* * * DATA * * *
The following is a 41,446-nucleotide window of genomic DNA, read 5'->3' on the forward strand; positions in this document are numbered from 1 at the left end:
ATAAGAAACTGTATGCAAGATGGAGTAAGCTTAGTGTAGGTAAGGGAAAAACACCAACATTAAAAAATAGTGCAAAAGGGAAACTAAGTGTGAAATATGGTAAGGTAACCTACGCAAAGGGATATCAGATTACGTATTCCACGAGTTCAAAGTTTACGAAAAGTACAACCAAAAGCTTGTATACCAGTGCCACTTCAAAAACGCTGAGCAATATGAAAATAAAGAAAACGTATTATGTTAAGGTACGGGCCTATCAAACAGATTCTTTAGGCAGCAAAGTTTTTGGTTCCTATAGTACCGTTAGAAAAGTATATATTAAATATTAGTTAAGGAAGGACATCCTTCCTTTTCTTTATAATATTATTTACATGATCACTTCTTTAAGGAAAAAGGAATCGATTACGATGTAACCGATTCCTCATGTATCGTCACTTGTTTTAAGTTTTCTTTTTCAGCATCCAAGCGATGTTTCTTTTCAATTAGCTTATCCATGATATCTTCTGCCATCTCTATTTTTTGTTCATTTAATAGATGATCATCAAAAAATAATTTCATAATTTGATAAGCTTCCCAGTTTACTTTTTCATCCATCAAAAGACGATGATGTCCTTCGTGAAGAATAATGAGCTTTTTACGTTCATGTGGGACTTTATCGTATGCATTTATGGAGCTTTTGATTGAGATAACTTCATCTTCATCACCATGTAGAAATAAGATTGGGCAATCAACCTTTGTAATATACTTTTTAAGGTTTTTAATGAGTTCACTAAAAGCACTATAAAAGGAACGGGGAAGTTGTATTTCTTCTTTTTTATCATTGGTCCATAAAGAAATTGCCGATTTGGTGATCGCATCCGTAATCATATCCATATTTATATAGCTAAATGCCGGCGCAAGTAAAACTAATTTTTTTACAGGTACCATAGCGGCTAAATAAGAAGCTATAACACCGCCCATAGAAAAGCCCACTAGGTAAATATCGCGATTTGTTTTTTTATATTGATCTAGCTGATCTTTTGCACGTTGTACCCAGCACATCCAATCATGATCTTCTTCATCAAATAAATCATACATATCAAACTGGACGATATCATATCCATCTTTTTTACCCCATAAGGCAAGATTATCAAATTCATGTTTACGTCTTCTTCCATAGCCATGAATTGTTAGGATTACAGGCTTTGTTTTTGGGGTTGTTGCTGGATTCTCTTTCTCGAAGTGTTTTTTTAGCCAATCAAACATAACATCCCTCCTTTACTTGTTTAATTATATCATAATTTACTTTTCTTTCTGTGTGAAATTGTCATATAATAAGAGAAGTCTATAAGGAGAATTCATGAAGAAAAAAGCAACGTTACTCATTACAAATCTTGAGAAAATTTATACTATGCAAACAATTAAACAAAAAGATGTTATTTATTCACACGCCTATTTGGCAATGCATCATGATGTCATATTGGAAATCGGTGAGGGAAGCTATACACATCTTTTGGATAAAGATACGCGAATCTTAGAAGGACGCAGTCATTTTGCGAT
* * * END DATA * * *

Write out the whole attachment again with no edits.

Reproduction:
The following is a 41,446-nucleotide window of genomic DNA, read 5'->3' on the forward strand; positions in this document are numbered from 1 at the left end:
ATAAGAAACTGTATGCAAGATGGAGTAAGCTTAGTGTAGGTAAGGGAAAAACACCAACATTAAAAAATAGTGCAAAAGGGAAACTAAGTGTGAAATATGGTAAGGTAACCTACGCAAAGGGATATCAGATTACGTATTCCACGAGTTCAAAGTTTACGAAAAGTACAACCAAAAGCTTGTATACCAGTGCCACTTCAAAAACGCTGAGCAATATGAAAATAAAGAAAACGTATTATGTTAAGGTACGGGCCTATCAAACAGATTCTTTAGGCAGCAAAGTTTTTGGTTCCTATAGTACCGTTAGAAAAGTATATATTAAATATTAGTTAAGGAAGGACATCCTTCCTTTTCTTTATAATATTATTTACATGATCACTTCTTTAAGGAAAAAGGAATCGATTACGATGTAACCGATTCCTCATGTATCGTCACTTGTTTTAAGTTTTCTTTTTCAGCATCCAAGCGATGTTTCTTTTCAATTAGCTTATCCATGATATCTTCTGCCATCTCTATTTTTTGTTCATTTAATAGATGATCATCAAAAAATAATTTCATAATTTGATAAGCTTCCCAGTTTACTTTTTCATCCATCAAAAGACGATGATGTCCTTCGTGAAGAATAATGAGCTTTTTACGTTCATGTGGGACTTTATCGTATGCATTTATGGAGCTTTTGATTGAGATAACTTCATCTTCATCACCATGTAGAAATAAGATTGGGCAATCAACCTTTGTAATATACTTTTTAAGGTTTTTAATGAGTTCACTAAAAGCACTATAAAAGGAACGGGGAAGTTGTATTTCTTCTTTTTTATCATTGGTCCATAAAGAAATTGCCGATTTGGTGATCGCATCCGTAATCATATCCATATTTATATAGCTAAATGCCGGCGCAAGTAAAACTAATTTTTTTACAGGTACCATAGCGGCTAAATAAGAAGCTATAACACCGCCCATAGAAAAGCCCACTAGGTAAATATCGCGATTTGTTTTTTTATATTGATCTAGCTGATCTTTTGCACGTTGTACCCAGCACATCCAATCATGATCTTCTTCATCAAATAAATCATACATATCAAACTGGACGATATCATATCCATCTTTTTTACCCCATAAGGCAAGATTATCAAATTCATGTTTACGTCTTCTTCCATAGCCATGAATTGTTAGGATTACAGGCTTTGTTTTTGGGGTTGTTGCTGGATTCTCTTTCTCGAAGTGTTTTTTTAGCCAATCAAACATAACATCCCTCCTTTACTTGTTTAATTATATCATAATTTACTTTTCTTTCTGTGTGAAATTGTCATATAATAAGAGAAGTCTATAAGGAGAATTCATGAAGAAAAAAGCAACGTTACTCATTACAAATCTTGAGAAAATTTATACTATGCAAACAATTAAACAAAAAGATGTTATTTATTCACACGCCTATTTGGCAATGCATCATGATGTCATATTGGAAATCGGTGAGGGAAGCTATACACATCTTTTGGATAAAGATACGCGAATCTTAGAAGGACGCAGTCATTTTGCGAT